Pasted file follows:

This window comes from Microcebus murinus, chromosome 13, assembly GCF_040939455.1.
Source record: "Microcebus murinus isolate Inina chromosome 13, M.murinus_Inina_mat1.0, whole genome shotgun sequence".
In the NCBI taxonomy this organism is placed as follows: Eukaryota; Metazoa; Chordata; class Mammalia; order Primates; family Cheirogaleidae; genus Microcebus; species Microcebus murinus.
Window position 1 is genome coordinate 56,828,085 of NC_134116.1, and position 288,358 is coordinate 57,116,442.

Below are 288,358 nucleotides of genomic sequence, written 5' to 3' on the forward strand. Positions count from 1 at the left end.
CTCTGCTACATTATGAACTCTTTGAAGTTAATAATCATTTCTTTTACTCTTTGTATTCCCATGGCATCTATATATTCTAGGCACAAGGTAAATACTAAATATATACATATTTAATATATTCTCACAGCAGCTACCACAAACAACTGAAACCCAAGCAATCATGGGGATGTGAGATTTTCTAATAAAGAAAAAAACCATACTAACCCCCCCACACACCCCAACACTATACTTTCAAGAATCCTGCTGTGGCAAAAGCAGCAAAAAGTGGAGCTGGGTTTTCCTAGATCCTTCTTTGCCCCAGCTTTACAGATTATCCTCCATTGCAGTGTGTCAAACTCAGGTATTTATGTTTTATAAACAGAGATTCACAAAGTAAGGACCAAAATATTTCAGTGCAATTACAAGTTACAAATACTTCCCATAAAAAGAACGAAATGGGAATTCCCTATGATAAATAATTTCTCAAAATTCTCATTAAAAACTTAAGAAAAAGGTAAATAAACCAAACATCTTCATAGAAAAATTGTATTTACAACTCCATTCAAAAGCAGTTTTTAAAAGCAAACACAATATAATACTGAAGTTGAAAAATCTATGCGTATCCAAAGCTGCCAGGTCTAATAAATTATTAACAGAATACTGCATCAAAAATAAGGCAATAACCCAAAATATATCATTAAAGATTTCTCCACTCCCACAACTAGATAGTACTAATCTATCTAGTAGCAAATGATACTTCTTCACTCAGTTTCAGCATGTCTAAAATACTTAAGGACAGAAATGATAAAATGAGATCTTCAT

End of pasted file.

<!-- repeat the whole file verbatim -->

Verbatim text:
This window comes from Microcebus murinus, chromosome 13, assembly GCF_040939455.1.
Source record: "Microcebus murinus isolate Inina chromosome 13, M.murinus_Inina_mat1.0, whole genome shotgun sequence".
In the NCBI taxonomy this organism is placed as follows: Eukaryota; Metazoa; Chordata; class Mammalia; order Primates; family Cheirogaleidae; genus Microcebus; species Microcebus murinus.
Window position 1 is genome coordinate 56,828,085 of NC_134116.1, and position 288,358 is coordinate 57,116,442.

Below are 288,358 nucleotides of genomic sequence, written 5' to 3' on the forward strand. Positions count from 1 at the left end.
CTCTGCTACATTATGAACTCTTTGAAGTTAATAATCATTTCTTTTACTCTTTGTATTCCCATGGCATCTATATATTCTAGGCACAAGGTAAATACTAAATATATACATATTTAATATATTCTCACAGCAGCTACCACAAACAACTGAAACCCAAGCAATCATGGGGATGTGAGATTTTCTAATAAAGAAAAAAACCATACTAACCCCCCCACACACCCCAACACTATACTTTCAAGAATCCTGCTGTGGCAAAAGCAGCAAAAAGTGGAGCTGGGTTTTCCTAGATCCTTCTTTGCCCCAGCTTTACAGATTATCCTCCATTGCAGTGTGTCAAACTCAGGTATTTATGTTTTATAAACAGAGATTCACAAAGTAAGGACCAAAATATTTCAGTGCAATTACAAGTTACAAATACTTCCCATAAAAAGAACGAAATGGGAATTCCCTATGATAAATAATTTCTCAAAATTCTCATTAAAAACTTAAGAAAAAGGTAAATAAACCAAACATCTTCATAGAAAAATTGTATTTACAACTCCATTCAAAAGCAGTTTTTAAAAGCAAACACAATATAATACTGAAGTTGAAAAATCTATGCGTATCCAAAGCTGCCAGGTCTAATAAATTATTAACAGAATACTGCATCAAAAATAAGGCAATAACCCAAAATATATCATTAAAGATTTCTCCACTCCCACAACTAGATAGTACTAATCTATCTAGTAGCAAATGATACTTCTTCACTCAGTTTCAGCATGTCTAAAATACTTAAGGACAGAAATGATAAAATGAGATCTTCAT